Can tech help me make better art?
A pen tablet hooked up to your computer’s USB port offers a much more granular level of control and pressure sensitivity
AThat would depend on your preferred medium, and what tech you’re trying to use – chipping away at a block of marble with the corner of an iPad won’t get you very far. If you’re a digital artist, it’s important to get as much control as you possibly can. A pen tablet, such as the Wacom Intuos Pro Medium hooked up to your computer’s USB port offers a much more granular level of control and adding pressure sensitivity. Better still, an iPad Pro with an Apple Pencil, because you can draw on the screen without the jarring disconnect between pen and cursor. Better better still – Wacom’s Cintiq line (Cintiq 27QHD is the best) is the business, and Microsoft’s painfully priced Surface Studio, particularly if you’ve picked up the Surface Dial peripheral, is probably the best draw-on-screen experience going. For more traditional media, GaGu has a few suggestions. Moleskine’s Pen+ Ellipse can translate pen sketches into digital versions which you can work on later. If you want to go the other way, why not consider pointing a projector at your canvas and using it as a guide? Something cheap like the Optoma HD143X, is all you need – then it’s up to you to go town with the pencils and oils.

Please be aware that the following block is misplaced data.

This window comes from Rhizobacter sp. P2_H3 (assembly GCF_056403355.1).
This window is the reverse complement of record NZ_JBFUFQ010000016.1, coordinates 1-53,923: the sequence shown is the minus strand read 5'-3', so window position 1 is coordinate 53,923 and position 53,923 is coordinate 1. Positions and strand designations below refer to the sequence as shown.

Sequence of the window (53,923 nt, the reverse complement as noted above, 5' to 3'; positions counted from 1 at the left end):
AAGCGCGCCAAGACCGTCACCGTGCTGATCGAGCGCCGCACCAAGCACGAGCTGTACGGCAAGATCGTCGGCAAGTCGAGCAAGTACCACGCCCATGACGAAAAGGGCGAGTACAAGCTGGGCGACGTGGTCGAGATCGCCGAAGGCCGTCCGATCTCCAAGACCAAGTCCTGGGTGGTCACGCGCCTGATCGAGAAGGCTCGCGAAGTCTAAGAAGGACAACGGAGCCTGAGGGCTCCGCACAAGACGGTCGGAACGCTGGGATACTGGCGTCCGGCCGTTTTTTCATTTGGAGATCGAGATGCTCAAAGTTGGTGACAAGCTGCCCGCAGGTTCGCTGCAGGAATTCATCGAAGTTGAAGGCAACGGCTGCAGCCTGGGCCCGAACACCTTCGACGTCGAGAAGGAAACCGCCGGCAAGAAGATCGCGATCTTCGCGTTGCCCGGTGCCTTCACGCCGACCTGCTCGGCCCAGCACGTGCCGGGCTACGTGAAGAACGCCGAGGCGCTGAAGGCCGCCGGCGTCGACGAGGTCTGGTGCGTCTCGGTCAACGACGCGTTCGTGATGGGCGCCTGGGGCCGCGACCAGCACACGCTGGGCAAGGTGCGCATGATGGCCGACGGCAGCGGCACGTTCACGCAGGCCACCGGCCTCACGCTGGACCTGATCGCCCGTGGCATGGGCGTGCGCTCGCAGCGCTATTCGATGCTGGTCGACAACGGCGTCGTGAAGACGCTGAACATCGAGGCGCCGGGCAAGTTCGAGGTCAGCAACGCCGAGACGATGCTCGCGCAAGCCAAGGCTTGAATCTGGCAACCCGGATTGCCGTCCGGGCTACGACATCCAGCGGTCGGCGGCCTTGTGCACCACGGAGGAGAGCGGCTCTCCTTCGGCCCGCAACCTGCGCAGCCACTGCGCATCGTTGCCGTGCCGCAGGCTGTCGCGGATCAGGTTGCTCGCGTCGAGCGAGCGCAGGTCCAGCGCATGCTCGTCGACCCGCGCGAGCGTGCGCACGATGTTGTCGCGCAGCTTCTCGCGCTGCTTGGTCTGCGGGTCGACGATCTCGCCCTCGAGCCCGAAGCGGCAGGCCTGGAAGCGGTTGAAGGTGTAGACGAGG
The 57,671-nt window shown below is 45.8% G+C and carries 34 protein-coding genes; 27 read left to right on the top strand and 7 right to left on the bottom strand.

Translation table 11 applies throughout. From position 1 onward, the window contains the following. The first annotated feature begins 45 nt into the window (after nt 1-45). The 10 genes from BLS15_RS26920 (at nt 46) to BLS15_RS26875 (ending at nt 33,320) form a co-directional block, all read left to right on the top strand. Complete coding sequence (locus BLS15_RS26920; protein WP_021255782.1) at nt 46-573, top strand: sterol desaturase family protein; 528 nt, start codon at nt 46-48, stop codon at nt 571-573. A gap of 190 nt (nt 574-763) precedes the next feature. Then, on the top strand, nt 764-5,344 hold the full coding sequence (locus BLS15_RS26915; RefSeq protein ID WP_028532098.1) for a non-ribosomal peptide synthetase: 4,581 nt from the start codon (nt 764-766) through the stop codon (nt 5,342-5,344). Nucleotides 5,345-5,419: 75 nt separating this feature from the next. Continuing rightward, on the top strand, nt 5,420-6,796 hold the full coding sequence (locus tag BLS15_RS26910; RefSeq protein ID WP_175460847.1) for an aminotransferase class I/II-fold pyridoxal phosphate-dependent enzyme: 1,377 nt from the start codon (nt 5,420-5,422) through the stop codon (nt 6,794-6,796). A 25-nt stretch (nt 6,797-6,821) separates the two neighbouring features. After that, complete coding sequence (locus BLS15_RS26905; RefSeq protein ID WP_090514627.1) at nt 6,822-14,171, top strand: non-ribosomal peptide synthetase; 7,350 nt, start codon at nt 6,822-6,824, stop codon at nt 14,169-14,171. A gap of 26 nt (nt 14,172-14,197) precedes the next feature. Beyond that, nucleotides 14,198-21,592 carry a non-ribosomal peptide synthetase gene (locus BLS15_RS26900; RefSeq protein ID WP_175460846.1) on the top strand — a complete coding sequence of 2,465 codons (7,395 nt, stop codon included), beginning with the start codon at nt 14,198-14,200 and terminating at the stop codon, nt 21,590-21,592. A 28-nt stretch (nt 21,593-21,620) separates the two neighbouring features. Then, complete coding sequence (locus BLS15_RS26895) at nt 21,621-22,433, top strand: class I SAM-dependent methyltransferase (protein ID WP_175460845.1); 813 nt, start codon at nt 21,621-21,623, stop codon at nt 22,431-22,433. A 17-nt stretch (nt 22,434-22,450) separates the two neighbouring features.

Speaking of which, there’s been a lot of technological investment in paint hues. Look at Stuart Semple’s extra-bold pigments – the really-very-black Black 2.0, made as a snipe against the exclusivity of Vantablack, and PINK, which is, er, pink. But so pink.
ABOVE Arm yourself with tech and watch yourself transform into a digital Picasso